U.S. Judge Rules Trump Not Immune from Criminal Charges Stemming from Presidency

Donald Trump, who is a frontrunner for the Republican nomination in the 2024 U.S. election, served as president from 2017 to 2021.

A U.S. judge has ruled that Donald Trump is not immune from criminal charges related to his actions during his presidency.

This decision, issued by U.S. District Judge Tanya Chutkan, rejects Trump’s attempt to dismiss the case brought against him by Special Counsel Jack Smith.

The case accuses Trump of unlawfully attempting to overturn his 2020 election loss.

Judge Chutkan’s ruling is significant because it establishes that former presidents can face criminal charges just like any other citizen once they leave office.

She emphasized that while a sitting president may have certain immunities, those privileges do not grant them a lifelong “get-out-of-jail-free” pass.

Donald Trump, who is a frontrunner for the Republican nomination in the 2024 U.S. election, served as president from 2017 to 2021.

This ruling brings him one step closer to facing a jury trial on charges related to his alleged interference in the electoral vote counting process and obstruction of congressional certification of Joe Biden’s victory in the 2020 election.

Trump had also argued that the charges violated his First Amendment rights, claiming that the case aimed to criminalize political speech and advocacy. However, Judge Chutkan rejected this argument.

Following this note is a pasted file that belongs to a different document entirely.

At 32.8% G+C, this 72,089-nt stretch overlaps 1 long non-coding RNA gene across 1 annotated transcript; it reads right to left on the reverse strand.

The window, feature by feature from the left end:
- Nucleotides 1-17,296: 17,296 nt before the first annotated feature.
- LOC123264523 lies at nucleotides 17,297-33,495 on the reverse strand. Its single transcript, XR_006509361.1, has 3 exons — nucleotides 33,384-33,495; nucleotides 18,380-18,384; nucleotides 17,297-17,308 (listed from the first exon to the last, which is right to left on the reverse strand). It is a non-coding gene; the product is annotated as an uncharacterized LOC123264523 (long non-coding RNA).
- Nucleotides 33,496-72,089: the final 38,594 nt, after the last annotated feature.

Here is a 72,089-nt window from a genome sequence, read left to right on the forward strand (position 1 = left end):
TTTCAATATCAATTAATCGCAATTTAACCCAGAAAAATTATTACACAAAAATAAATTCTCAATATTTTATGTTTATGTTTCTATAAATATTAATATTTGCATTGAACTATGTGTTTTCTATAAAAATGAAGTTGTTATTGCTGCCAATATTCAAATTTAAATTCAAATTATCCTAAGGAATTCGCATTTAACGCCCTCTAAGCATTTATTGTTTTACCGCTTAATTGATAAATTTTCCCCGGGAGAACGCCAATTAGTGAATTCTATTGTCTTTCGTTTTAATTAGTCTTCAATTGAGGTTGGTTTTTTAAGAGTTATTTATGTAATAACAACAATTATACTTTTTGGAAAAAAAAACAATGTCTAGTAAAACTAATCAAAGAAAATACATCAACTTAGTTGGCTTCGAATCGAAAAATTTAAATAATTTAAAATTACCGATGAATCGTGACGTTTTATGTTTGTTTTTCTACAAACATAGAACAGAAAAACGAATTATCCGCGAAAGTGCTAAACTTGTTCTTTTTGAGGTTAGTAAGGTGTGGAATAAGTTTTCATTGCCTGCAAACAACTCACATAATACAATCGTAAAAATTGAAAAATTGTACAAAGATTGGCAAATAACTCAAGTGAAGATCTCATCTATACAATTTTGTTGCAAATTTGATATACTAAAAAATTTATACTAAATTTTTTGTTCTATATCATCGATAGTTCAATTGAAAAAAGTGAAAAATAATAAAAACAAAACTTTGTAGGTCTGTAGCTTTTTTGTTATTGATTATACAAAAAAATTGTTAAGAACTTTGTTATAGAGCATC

The trial is scheduled to commence in March, but Trump has the option to appeal the ruling, potentially delaying the proceedings as higher courts consider the issue.

Trump’s legal team has raised additional claims to dismiss the case, including arguments that his alleged conduct does not align with the charges brought against him.

In addition to the federal case pursued by Special Counsel Jack Smith, Donald Trump faces state criminal charges in Georgia related to his efforts to overturn the 2020 election results, as well as two other indictments. He has pleaded not guilty in all these cases.

While the U.S. Justice Department has traditionally adhered to an internal policy of not indicting sitting presidents, prosecutors in this case have argued that no such restrictions apply once a president leaves office.

Trump’s defense had asserted that he should enjoy absolute immunity from criminal charges stemming from his official actions as president, but this claim was rejected by the court.

Prosecutors contended that granting such immunity would place the U.S. president above the law, contradicting fundamental principles of the Constitution.